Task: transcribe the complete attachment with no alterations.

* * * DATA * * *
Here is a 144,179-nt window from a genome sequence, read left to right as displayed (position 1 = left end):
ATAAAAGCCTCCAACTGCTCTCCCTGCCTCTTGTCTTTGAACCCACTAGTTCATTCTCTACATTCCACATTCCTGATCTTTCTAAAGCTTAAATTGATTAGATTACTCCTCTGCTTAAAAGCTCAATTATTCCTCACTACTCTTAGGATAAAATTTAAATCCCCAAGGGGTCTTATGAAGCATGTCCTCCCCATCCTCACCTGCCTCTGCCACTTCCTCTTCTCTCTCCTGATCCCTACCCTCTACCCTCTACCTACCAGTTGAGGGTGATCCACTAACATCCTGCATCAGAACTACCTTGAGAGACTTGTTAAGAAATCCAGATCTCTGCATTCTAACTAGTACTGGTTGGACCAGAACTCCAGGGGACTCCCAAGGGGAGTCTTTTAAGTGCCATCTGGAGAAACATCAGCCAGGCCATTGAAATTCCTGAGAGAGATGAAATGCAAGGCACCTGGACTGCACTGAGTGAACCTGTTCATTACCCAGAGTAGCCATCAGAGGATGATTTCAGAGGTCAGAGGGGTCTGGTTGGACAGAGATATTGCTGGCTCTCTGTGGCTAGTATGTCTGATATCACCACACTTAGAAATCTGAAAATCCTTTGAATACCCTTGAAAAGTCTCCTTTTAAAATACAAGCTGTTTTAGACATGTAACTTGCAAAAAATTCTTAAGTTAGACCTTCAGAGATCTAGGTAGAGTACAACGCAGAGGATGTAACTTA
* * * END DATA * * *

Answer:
Here is a 144,179-nt window from a genome sequence, read left to right as displayed (position 1 = left end):
ATAAAAGCCTCCAACTGCTCTCCCTGCCTCTTGTCTTTGAACCCACTAGTTCATTCTCTACATTCCACATTCCTGATCTTTCTAAAGCTTAAATTGATTAGATTACTCCTCTGCTTAAAAGCTCAATTATTCCTCACTACTCTTAGGATAAAATTTAAATCCCCAAGGGGTCTTATGAAGCATGTCCTCCCCATCCTCACCTGCCTCTGCCACTTCCTCTTCTCTCTCCTGATCCCTACCCTCTACCCTCTACCTACCAGTTGAGGGTGATCCACTAACATCCTGCATCAGAACTACCTTGAGAGACTTGTTAAGAAATCCAGATCTCTGCATTCTAACTAGTACTGGTTGGACCAGAACTCCAGGGGACTCCCAAGGGGAGTCTTTTAAGTGCCATCTGGAGAAACATCAGCCAGGCCATTGAAATTCCTGAGAGAGATGAAATGCAAGGCACCTGGACTGCACTGAGTGAACCTGTTCATTACCCAGAGTAGCCATCAGAGGATGATTTCAGAGGTCAGAGGGGTCTGGTTGGACAGAGATATTGCTGGCTCTCTGTGGCTAGTATGTCTGATATCACCACACTTAGAAATCTGAAAATCCTTTGAATACCCTTGAAAAGTCTCCTTTTAAAATACAAGCTGTTTTAGACATGTAACTTGCAAAAAATTCTTAAGTTAGACCTTCAGAGATCTAGGTAGAGTACAACGCAGAGGATGTAACTTA